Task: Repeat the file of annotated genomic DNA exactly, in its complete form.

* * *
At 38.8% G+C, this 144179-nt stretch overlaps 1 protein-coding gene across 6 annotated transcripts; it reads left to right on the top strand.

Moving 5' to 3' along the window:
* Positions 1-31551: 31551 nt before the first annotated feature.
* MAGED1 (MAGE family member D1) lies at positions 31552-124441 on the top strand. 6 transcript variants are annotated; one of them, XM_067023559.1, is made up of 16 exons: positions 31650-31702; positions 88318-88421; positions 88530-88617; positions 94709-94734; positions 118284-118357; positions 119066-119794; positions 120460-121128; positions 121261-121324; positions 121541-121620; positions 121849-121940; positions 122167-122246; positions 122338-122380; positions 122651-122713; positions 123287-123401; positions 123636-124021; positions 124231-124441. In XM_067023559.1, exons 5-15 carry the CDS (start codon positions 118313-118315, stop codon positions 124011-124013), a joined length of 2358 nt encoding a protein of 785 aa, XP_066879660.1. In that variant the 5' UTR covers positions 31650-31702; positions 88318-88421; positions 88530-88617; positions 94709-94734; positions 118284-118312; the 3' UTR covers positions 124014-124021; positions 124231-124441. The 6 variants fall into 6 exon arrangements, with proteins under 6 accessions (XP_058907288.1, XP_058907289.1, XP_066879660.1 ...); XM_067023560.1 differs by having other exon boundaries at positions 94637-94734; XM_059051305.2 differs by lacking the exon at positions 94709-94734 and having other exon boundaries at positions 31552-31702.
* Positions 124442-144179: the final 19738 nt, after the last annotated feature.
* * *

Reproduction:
At 38.8% G+C, this 144179-nt stretch overlaps 1 protein-coding gene across 6 annotated transcripts; it reads left to right on the top strand.

Moving 5' to 3' along the window:
* Positions 1-31551: 31551 nt before the first annotated feature.
* MAGED1 (MAGE family member D1) lies at positions 31552-124441 on the top strand. 6 transcript variants are annotated; one of them, XM_067023559.1, is made up of 16 exons: positions 31650-31702; positions 88318-88421; positions 88530-88617; positions 94709-94734; positions 118284-118357; positions 119066-119794; positions 120460-121128; positions 121261-121324; positions 121541-121620; positions 121849-121940; positions 122167-122246; positions 122338-122380; positions 122651-122713; positions 123287-123401; positions 123636-124021; positions 124231-124441. In XM_067023559.1, exons 5-15 carry the CDS (start codon positions 118313-118315, stop codon positions 124011-124013), a joined length of 2358 nt encoding a protein of 785 aa, XP_066879660.1. In that variant the 5' UTR covers positions 31650-31702; positions 88318-88421; positions 88530-88617; positions 94709-94734; positions 118284-118312; the 3' UTR covers positions 124014-124021; positions 124231-124441. The 6 variants fall into 6 exon arrangements, with proteins under 6 accessions (XP_058907288.1, XP_058907289.1, XP_066879660.1 ...); XM_067023560.1 differs by having other exon boundaries at positions 94637-94734; XM_059051305.2 differs by lacking the exon at positions 94709-94734 and having other exon boundaries at positions 31552-31702.
* Positions 124442-144179: the final 19738 nt, after the last annotated feature.